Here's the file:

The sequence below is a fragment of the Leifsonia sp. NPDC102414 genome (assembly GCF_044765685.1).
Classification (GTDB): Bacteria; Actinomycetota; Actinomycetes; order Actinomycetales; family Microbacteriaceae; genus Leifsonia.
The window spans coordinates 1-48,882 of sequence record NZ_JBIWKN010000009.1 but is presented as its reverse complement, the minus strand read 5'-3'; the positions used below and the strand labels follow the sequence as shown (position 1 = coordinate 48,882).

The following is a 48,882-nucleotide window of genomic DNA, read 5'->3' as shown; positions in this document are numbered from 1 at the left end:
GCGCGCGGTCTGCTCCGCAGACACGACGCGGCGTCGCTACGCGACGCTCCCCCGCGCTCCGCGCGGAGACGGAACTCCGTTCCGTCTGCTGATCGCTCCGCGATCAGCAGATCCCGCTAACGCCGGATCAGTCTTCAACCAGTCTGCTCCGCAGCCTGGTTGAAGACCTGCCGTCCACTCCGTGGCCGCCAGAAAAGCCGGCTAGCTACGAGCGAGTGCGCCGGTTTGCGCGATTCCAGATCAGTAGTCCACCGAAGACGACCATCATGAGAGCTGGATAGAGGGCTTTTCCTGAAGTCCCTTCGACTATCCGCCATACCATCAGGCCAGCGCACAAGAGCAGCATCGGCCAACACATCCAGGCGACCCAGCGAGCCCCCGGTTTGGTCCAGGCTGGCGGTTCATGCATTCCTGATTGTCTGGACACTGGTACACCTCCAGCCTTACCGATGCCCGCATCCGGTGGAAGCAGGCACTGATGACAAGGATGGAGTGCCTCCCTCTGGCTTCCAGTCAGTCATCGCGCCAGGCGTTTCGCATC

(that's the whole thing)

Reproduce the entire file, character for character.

The sequence below is a fragment of the Leifsonia sp. NPDC102414 genome (assembly GCF_044765685.1).
Classification (GTDB): Bacteria; Actinomycetota; Actinomycetes; order Actinomycetales; family Microbacteriaceae; genus Leifsonia.
The window spans coordinates 1-48,882 of sequence record NZ_JBIWKN010000009.1 but is presented as its reverse complement, the minus strand read 5'-3'; the positions used below and the strand labels follow the sequence as shown (position 1 = coordinate 48,882).

The following is a 48,882-nucleotide window of genomic DNA, read 5'->3' as shown; positions in this document are numbered from 1 at the left end:
GCGCGCGGTCTGCTCCGCAGACACGACGCGGCGTCGCTACGCGACGCTCCCCCGCGCTCCGCGCGGAGACGGAACTCCGTTCCGTCTGCTGATCGCTCCGCGATCAGCAGATCCCGCTAACGCCGGATCAGTCTTCAACCAGTCTGCTCCGCAGCCTGGTTGAAGACCTGCCGTCCACTCCGTGGCCGCCAGAAAAGCCGGCTAGCTACGAGCGAGTGCGCCGGTTTGCGCGATTCCAGATCAGTAGTCCACCGAAGACGACCATCATGAGAGCTGGATAGAGGGCTTTTCCTGAAGTCCCTTCGACTATCCGCCATACCATCAGGCCAGCGCACAAGAGCAGCATCGGCCAACACATCCAGGCGACCCAGCGAGCCCCCGGTTTGGTCCAGGCTGGCGGTTCATGCATTCCTGATTGTCTGGACACTGGTACACCTCCAGCCTTACCGATGCCCGCATCCGGTGGAAGCAGGCACTGATGACAAGGATGGAGTGCCTCCCTCTGGCTTCCAGTCAGTCATCGCGCCAGGCGTTTCGCATC